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Volume 90, Issue 5 p. 1291-1300
Article

The use of sighting records to infer species extinctions: an evaluation of different methods

Marcelo M. Rivadeneira

Corresponding Author

Marcelo M. Rivadeneira

Section of Ecology, Behavior and Evolution, Division of Biological Sciences, University of California–San Diego, La Jolla, California 92093-0116 USA

 Present address: Centro de Estudios Avanzados en Zonas Aridas (CEAZA) and Departamento de Biología Marina, Facultad de Ciencias del Mar, Universidad Católica del Norte, Larrondo 1281, Coquimbo 1781421 Chile. E-mail: [email protected]Search for more papers by this author
Gene Hunt

Gene Hunt

Department of Paleobiology, National Museum of Natural History, Smithsonian Institution, P.O. Box 37012 NHB MRC 121, Washington, D.C. 20013-7012 USA

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Kaustuv Roy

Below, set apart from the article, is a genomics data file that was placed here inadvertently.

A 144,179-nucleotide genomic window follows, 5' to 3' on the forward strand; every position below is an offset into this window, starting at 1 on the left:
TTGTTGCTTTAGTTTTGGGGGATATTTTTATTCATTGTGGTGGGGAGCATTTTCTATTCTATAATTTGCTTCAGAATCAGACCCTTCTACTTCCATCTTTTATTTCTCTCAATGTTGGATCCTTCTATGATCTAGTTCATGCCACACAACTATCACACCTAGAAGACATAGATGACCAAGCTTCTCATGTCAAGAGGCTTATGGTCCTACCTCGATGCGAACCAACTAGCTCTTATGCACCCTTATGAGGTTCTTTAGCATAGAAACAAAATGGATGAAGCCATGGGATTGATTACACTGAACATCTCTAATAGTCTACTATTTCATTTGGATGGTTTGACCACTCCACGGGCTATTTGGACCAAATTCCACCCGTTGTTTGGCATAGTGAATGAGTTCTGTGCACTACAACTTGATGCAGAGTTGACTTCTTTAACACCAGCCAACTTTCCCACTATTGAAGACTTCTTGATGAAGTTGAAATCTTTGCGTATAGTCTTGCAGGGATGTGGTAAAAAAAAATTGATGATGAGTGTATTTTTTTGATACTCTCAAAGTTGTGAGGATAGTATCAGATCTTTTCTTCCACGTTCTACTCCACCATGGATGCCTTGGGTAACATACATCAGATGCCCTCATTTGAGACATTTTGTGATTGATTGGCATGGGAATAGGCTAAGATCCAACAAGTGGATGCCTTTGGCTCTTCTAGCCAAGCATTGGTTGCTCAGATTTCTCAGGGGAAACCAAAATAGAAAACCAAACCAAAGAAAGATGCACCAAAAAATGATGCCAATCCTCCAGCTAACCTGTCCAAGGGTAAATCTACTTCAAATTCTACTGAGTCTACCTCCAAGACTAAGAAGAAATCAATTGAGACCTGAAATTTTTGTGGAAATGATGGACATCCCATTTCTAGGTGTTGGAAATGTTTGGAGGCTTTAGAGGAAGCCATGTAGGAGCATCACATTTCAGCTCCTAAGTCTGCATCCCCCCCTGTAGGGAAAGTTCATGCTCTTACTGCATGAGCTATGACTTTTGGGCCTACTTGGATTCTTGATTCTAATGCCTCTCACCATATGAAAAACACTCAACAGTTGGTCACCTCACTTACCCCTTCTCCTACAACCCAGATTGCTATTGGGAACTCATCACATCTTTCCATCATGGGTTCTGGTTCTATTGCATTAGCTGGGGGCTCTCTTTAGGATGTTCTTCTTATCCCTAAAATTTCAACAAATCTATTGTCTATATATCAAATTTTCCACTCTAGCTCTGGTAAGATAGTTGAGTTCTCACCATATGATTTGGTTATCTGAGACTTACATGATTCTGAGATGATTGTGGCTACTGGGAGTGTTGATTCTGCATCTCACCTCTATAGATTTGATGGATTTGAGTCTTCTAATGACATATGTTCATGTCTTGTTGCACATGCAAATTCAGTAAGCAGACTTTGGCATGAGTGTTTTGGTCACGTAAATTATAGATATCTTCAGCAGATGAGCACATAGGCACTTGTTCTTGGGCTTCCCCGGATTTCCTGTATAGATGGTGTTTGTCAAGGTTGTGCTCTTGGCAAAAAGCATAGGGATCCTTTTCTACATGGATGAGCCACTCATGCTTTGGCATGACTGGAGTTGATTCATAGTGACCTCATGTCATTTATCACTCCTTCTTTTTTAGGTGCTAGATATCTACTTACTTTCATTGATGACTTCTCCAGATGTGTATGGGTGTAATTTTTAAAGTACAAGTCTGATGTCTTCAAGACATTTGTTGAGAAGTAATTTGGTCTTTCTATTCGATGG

Kaustuv Roy

Section of Ecology, Behavior and Evolution, Division of Biological Sciences, University of California–San Diego, La Jolla, California 92093-0116 USA

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First published: 01 May 2009
Citations: 93

Corresponding Editor (ad hoc): A. R. Solow.

Abstract

In the absence of long-term monitoring data, inferences about extinctions of species and populations are generally based on past observations about the presence of a particular species at specified places and times (sightings). Several methods have been developed to estimate the probability and timing of extinctions from records of such sightings, but they differ in their computational complexity and assumptions about the nature of the sighting record. Here we use simulations to evaluate the performance of seven methods proposed to estimate the upper confidence limit on extinction times under different extinction and sampling scenarios. Our results show that the ability of existing methods to correctly estimate the timing of extinctions varies with the type of extinction (sudden vs. gradual) and the nature of sampling effort over time. When the probability of sampling a species declines over time, many of the methods perform poorly. On the other hand, the simulation results also suggest that as long as the choice of the method is determined by the nature of the underlying sighting data, existing methods should provide reliable inferences about the timing of past extinctions.